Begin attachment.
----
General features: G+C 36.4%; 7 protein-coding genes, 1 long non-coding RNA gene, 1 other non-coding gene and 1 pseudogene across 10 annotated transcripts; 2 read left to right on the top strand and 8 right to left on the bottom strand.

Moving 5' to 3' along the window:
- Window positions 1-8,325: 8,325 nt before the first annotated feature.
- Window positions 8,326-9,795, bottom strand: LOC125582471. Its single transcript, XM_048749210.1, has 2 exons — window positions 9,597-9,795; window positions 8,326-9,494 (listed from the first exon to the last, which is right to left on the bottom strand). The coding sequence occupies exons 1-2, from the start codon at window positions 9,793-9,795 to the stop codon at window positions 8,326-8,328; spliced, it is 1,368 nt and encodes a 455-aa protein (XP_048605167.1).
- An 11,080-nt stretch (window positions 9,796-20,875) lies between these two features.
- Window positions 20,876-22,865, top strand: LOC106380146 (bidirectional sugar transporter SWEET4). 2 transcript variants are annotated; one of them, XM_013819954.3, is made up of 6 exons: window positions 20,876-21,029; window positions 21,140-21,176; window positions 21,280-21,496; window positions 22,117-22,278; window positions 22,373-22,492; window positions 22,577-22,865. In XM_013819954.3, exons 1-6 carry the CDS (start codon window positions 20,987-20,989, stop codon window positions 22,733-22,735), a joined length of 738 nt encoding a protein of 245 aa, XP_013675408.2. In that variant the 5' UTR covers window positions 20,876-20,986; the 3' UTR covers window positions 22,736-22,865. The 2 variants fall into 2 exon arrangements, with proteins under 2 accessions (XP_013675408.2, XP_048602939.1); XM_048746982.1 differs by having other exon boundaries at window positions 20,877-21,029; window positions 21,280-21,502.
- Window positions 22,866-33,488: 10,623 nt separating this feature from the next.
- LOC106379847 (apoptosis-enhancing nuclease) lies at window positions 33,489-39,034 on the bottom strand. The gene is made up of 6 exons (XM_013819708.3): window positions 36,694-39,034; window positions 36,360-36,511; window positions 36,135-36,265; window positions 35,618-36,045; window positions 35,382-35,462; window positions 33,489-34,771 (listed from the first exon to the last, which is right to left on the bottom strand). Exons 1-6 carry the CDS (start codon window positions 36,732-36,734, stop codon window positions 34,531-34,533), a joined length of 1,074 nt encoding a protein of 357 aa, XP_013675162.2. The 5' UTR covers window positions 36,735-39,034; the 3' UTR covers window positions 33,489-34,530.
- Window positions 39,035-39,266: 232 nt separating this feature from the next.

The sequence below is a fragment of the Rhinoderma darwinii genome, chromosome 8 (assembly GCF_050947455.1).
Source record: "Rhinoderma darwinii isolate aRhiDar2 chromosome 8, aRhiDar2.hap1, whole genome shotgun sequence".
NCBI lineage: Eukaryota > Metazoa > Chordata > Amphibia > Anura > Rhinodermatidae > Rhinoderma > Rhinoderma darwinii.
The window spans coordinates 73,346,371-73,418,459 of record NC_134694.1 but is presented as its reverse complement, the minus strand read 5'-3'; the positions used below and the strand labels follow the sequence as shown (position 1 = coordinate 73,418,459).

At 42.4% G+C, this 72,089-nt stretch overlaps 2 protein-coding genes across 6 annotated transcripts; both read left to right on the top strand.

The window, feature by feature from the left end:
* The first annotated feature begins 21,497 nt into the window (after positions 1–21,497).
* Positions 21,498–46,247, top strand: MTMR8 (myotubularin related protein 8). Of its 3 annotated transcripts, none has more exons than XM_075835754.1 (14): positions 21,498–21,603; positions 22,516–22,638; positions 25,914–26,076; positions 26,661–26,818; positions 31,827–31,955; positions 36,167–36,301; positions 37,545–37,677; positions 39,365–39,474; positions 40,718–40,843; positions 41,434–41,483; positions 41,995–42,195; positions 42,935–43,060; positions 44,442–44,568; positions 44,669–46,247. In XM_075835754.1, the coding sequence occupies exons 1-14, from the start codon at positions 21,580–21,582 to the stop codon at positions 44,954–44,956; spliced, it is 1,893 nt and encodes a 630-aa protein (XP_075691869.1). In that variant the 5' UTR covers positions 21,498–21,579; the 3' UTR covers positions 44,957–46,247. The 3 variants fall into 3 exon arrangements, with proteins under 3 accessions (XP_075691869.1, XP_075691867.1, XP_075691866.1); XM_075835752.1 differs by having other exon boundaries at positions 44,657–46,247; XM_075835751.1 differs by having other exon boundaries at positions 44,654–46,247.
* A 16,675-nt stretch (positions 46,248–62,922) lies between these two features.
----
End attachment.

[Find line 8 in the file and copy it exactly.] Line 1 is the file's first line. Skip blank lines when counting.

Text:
- LOC106379847 (apoptosis-enhancing nuclease) lies at window positions 33,489-39,034 on the bottom strand. The gene is made up of 6 exons (XM_013819708.3): window positions 36,694-39,034; window positions 36,360-36,511; window positions 36,135-36,265; window positions 35,618-36,045; window positions 35,382-35,462; window positions 33,489-34,771 (listed from the first exon to the last, which is right to left on the bottom strand). Exons 1-6 carry the CDS (start codon window positions 36,732-36,734, stop codon window positions 34,531-34,533), a joined length of 1,074 nt encoding a protein of 357 aa, XP_013675162.2. The 5' UTR covers window positions 36,735-39,034; the 3' UTR covers window positions 33,489-34,530.